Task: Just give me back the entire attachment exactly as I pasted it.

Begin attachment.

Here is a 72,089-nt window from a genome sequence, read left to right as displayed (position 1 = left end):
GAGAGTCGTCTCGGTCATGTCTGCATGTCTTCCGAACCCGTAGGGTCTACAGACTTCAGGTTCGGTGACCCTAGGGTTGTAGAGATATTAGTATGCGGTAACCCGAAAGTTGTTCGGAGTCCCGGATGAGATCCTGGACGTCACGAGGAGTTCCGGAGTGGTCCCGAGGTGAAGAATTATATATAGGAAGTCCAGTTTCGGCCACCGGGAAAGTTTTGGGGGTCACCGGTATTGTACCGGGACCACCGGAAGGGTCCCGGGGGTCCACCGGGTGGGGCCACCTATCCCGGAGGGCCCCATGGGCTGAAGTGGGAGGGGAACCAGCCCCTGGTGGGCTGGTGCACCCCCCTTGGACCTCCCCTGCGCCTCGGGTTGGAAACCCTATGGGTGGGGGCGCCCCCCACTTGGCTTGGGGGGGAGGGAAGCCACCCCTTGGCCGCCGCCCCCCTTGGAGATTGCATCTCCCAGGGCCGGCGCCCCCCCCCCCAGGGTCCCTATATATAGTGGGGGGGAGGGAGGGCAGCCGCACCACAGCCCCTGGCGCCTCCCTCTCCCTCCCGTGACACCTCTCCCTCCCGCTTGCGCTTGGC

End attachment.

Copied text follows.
Here is a 72,089-nt window from a genome sequence, read left to right as displayed (position 1 = left end):
GAGAGTCGTCTCGGTCATGTCTGCATGTCTTCCGAACCCGTAGGGTCTACAGACTTCAGGTTCGGTGACCCTAGGGTTGTAGAGATATTAGTATGCGGTAACCCGAAAGTTGTTCGGAGTCCCGGATGAGATCCTGGACGTCACGAGGAGTTCCGGAGTGGTCCCGAGGTGAAGAATTATATATAGGAAGTCCAGTTTCGGCCACCGGGAAAGTTTTGGGGGTCACCGGTATTGTACCGGGACCACCGGAAGGGTCCCGGGGGTCCACCGGGTGGGGCCACCTATCCCGGAGGGCCCCATGGGCTGAAGTGGGAGGGGAACCAGCCCCTGGTGGGCTGGTGCACCCCCCTTGGACCTCCCCTGCGCCTCGGGTTGGAAACCCTATGGGTGGGGGCGCCCCCCACTTGGCTTGGGGGGGAGGGAAGCCACCCCTTGGCCGCCGCCCCCCTTGGAGATTGCATCTCCCAGGGCCGGCGCCCCCCCCCCCAGGGTCCCTATATATAGTGGGGGGGAGGGAGGGCAGCCGCACCACAGCCCCTGGCGCCTCCCTCTCCCTCCCGTGACACCTCTCCCTCCCGCTTGCGCTTGGC